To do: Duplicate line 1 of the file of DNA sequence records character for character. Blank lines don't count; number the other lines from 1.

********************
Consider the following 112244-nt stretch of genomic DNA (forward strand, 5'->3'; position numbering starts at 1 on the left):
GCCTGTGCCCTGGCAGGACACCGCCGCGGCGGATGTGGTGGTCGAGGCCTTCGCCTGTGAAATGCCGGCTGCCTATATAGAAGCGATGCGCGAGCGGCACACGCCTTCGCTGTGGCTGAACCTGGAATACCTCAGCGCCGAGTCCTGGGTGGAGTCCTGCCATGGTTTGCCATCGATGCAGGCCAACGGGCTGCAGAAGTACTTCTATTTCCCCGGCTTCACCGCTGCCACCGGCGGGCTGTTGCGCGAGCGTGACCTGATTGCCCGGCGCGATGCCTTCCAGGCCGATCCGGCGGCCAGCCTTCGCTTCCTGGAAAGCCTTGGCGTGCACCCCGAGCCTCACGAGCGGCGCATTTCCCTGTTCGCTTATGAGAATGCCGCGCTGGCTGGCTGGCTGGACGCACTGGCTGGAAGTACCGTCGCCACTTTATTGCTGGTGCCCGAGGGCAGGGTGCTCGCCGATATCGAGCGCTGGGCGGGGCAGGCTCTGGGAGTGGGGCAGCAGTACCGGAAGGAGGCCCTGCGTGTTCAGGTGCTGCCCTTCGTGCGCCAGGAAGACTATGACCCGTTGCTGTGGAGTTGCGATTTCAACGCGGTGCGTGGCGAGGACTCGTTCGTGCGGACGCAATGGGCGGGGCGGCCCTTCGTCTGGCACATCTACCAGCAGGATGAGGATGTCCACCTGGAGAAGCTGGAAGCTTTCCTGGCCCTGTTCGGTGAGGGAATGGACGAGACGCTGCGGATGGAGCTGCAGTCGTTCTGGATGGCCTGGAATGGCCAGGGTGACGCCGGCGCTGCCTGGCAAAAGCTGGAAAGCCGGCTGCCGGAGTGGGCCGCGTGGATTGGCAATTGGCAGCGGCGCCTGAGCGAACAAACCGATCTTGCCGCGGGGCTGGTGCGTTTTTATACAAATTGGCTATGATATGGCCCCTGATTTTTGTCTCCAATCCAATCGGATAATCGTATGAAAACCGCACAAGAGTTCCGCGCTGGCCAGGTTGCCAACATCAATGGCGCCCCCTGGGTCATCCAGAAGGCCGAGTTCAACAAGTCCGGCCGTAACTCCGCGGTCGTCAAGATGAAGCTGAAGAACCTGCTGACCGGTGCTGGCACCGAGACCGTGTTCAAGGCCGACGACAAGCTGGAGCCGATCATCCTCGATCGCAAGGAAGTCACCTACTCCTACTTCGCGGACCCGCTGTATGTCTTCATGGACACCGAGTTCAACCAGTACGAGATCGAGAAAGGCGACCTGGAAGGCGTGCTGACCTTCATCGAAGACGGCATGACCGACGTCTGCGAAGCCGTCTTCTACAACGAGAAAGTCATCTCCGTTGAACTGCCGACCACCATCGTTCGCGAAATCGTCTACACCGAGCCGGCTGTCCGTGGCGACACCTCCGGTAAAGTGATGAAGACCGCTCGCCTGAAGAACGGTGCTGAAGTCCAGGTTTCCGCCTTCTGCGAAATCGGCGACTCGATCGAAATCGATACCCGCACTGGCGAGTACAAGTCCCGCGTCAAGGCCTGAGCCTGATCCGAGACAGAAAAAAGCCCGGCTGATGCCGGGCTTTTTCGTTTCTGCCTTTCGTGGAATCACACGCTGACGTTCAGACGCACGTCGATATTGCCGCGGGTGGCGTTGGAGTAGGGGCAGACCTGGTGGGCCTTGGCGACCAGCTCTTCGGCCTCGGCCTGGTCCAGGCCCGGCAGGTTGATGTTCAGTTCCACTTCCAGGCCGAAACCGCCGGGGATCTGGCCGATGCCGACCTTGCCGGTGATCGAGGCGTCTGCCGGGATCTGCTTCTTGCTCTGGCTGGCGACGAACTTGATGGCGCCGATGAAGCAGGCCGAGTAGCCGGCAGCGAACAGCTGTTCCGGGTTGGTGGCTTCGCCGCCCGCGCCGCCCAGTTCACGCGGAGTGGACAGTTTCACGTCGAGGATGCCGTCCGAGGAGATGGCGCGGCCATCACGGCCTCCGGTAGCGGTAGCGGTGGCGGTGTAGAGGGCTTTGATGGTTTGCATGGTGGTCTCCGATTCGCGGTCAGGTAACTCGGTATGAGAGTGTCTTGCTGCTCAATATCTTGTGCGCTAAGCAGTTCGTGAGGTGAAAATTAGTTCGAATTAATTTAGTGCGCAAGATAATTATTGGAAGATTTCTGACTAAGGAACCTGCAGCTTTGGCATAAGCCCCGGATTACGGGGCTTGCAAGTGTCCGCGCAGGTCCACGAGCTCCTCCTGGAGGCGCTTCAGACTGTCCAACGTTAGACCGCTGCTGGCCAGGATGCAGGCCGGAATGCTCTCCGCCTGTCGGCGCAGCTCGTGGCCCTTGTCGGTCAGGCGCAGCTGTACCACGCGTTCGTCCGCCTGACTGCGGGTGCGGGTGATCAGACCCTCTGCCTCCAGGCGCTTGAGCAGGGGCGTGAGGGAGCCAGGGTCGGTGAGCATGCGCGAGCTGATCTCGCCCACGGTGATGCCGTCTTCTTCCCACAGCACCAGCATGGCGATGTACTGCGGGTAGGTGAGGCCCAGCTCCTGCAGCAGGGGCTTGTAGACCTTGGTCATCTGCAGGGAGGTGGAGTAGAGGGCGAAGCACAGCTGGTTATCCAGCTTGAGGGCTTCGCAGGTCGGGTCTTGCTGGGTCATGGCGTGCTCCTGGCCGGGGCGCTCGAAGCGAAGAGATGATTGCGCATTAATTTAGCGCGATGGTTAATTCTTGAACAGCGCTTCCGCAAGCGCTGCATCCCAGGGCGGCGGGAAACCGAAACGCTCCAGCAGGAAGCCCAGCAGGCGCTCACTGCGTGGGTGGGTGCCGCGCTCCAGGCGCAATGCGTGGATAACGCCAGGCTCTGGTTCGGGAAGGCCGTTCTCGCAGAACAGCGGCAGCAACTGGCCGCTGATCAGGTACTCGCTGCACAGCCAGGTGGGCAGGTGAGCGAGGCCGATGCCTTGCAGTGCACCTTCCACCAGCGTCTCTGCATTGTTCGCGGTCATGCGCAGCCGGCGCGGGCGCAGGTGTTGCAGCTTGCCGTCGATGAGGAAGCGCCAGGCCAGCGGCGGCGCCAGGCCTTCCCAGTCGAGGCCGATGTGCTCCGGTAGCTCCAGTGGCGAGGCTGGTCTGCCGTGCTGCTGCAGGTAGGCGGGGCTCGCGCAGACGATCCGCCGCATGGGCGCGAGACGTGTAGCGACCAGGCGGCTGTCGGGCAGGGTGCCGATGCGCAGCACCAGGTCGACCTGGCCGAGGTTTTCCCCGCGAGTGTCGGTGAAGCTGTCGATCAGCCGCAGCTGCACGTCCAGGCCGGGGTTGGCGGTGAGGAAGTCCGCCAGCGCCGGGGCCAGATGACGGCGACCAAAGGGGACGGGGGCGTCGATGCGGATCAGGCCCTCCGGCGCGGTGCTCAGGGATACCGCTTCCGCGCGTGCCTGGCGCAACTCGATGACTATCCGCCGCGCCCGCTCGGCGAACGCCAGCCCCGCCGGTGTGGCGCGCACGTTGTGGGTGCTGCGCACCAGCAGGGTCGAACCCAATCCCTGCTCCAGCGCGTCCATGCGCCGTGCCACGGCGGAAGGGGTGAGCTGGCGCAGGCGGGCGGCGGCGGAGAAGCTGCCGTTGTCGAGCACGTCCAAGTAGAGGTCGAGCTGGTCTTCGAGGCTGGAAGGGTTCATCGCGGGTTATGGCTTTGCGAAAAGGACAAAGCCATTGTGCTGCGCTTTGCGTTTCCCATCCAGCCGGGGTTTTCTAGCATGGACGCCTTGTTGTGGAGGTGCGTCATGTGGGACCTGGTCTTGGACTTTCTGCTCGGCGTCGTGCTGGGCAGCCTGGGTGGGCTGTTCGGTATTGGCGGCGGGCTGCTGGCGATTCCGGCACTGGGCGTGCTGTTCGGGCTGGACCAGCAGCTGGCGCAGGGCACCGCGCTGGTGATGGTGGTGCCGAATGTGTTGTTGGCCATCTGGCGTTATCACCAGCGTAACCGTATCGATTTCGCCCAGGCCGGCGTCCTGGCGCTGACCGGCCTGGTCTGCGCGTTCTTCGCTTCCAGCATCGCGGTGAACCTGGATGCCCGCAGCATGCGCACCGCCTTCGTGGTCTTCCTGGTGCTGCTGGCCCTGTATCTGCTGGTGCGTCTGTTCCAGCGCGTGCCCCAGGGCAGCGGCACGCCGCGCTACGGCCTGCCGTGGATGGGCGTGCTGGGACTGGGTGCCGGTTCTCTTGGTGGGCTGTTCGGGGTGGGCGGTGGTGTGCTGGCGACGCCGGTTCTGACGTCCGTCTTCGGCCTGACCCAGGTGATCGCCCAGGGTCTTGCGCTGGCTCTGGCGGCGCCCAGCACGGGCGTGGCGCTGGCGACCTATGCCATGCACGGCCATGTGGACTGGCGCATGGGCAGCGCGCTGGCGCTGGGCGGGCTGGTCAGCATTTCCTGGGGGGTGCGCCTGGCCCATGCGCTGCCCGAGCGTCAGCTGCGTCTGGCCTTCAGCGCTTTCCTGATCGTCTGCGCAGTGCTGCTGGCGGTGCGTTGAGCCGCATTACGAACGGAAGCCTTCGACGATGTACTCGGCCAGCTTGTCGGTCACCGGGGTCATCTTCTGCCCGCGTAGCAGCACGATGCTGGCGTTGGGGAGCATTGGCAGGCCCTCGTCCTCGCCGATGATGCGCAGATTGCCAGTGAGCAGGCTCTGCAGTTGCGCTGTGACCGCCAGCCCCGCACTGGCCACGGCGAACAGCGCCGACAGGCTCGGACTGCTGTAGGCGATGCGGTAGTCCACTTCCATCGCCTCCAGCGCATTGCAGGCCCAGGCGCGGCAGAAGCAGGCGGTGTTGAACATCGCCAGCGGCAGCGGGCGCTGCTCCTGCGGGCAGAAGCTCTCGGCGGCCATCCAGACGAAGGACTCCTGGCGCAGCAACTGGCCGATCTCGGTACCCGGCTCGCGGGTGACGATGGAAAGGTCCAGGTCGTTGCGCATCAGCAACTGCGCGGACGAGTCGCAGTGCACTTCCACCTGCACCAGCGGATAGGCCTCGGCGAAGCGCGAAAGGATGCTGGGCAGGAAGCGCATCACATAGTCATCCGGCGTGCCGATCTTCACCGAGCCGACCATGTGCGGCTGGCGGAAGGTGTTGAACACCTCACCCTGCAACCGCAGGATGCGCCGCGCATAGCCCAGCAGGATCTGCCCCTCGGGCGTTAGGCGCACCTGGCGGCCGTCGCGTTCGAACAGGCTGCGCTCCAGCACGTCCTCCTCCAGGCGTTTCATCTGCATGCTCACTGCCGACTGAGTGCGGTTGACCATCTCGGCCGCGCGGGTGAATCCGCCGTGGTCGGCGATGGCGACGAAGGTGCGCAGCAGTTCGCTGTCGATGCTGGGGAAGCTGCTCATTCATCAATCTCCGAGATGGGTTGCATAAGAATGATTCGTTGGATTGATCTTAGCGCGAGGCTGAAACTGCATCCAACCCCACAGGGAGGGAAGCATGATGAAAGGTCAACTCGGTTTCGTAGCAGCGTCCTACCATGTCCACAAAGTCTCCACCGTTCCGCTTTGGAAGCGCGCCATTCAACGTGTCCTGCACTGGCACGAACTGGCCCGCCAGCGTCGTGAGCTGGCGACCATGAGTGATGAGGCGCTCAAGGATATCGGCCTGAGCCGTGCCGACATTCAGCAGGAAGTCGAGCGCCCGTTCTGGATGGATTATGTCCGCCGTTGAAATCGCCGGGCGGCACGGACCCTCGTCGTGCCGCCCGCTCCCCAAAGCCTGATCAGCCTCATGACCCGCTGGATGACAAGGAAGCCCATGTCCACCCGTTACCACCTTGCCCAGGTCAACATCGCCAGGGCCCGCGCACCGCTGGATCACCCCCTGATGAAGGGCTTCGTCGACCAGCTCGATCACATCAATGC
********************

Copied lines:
Consider the following 112244-nt stretch of genomic DNA (forward strand, 5'->3'; position numbering starts at 1 on the left):